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AMESBURY

City tries new tack on zoning

Pedestrians now a priority for development

By John Laidler
Globe Correspondent / July 24, 2011

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Amesbury has come up with a new way to spur pedestrian-oriented development along its commercial corridor on Route 110.

The city last month enacted zoning changes that provide incentives for developers to carry out projects along the corridor that meet Amesbury’s planning goals.

The changes, approved unanimously by the Municipal Council on June 14 and signed by Mayor Thatcher W. Kezer III, allow builders to obtain relief from density, dimensional, open space, and other zoning requirements if their developments include a mix of commercial and residential uses, which regular zoning rules do not allow in that district.

The projects would also have to incorporate pedestrian access from abutting residential areas, and include such amenities as benches and enhanced landscaping.

“Our objective is to attract business to Route 110,’’ said Kezer, calling that effort part of the city’s goal of expanding its commercial tax base to relieve pressure on residential taxpayers. He said the changes are also intended to promote the type of pedestrian-friendly development that is “attractive now versus what was attractive in the ’70s and ’80s.’’

The approximately 2.4-mile commercial section of Route 110 extends from North Martin Road in the west to the Super Stop & Shop plaza at Elm Street in the east. It includes the Macy Street section of Route 110 and part of the Haverhill Road section.

District 1 Councilor Robert L. Gilday, who represents much of the Route 110 commercial stretch and chairs the council’s Ordinances Committee, co-sponsored the zoning measure with Kezer.

“It basically makes it more friendly for people to develop their property on that corridor,’’ Gilday said. “The setbacks are changed, it will be multi-use - you could have stores on the bottom and maybe a couple of apartments or condos on the top. It just makes it . . . easier for someone paying taxes’’ to realize the full value of their properties.

“And once people develop those properties and the value goes up, there will be more revenue for the city, easing the burden on residential taxpayers,’’ he said.

Town planner Nipun Jain said the changes are the latest in a series the city has undertaken to make its zoning rules more reflective of modern planning trends, including measures to spur high density development close to the town center.

Jain said Amesbury first adopted zoning in about 1970, a response to the rapid high-density residential growth in previously rural areas outside its traditional town center.

He said the town at the time simply designated the existing commercial properties along Route 110 as a commercial district. And following the pattern then prevalent nationally, the rules for the district encouraged the development of businesses accessible predominantly by automobiles.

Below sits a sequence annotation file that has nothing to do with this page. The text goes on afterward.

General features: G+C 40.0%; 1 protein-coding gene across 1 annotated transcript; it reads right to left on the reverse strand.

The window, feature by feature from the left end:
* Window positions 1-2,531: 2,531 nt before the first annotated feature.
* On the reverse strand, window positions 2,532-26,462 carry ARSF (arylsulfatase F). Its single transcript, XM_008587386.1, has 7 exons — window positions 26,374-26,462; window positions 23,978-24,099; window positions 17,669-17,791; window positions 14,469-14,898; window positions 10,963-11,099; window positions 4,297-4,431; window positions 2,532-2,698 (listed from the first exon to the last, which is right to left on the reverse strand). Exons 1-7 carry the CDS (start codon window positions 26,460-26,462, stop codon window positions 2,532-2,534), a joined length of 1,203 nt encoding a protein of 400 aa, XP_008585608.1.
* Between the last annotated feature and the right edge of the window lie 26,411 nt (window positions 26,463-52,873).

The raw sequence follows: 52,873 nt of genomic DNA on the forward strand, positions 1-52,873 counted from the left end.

“The site design and building locations were in direct contrast to what the traditional neighborhood development used to be,’’ he said. As a result, the Route 110 corridor evolved increasingly into a road with no pedestrian connections to abutting neighborhoods and with buildings that did not reflect the character of those areas.

Jain said the new zoning changes seek to reverse that trend while also meeting the overall goal of bringing new growth and vitality to a key city roadway. He said the city expects the new incentives to be attractive to property owners because “there are some properties that can’t be developed under current zoning regulations . . . These new flexibilities would make these properties developable, adding value to them.’’

As long as property owners adhere to the standards, “they can avail themselves of relief from setback, open space, parking, driveway access” and other conventional zoning requirements, Jain said. He emphasized that it is up to owners to take advantage of the incentives.

By promoting pedestrian-oriented development, Jain said the changes will also benefit nearby residents by enabling them to walk to stores. Jain said the corridor has several key intersections with significant development opportunities that the zoning changes should enhance.

Included are the intersections at Main Street; at an Interstate 495 off ramp adjacent to Rocky Hill Road; at Elm Street, the gateway of Interstate 95 into town; and at Route 150, which connects to Interstate 495.

Last year, a zoning proposal for a CVS store at the corner of Route 110 and Main Street was rejected by the Municipal Council in the face of neighborhood objections to the size and design of the facility.

Jain said that experience helped spawn the effort that led to the corridor-wide zoning changes. He said the developers of the proposed CVS have come up with a new plan more acceptable to neighbors, which would make use of the new zoning incentives.

He said the zoning changes should also make possible a proposed development on Rocky Hill Road, and open the way for potential development at a former lumber yard site on Route 110 toward the western end of the district.

Jain said the zoning amendments are consistent with recommendations from the city’s 2004 master plan to spur housing and economic development.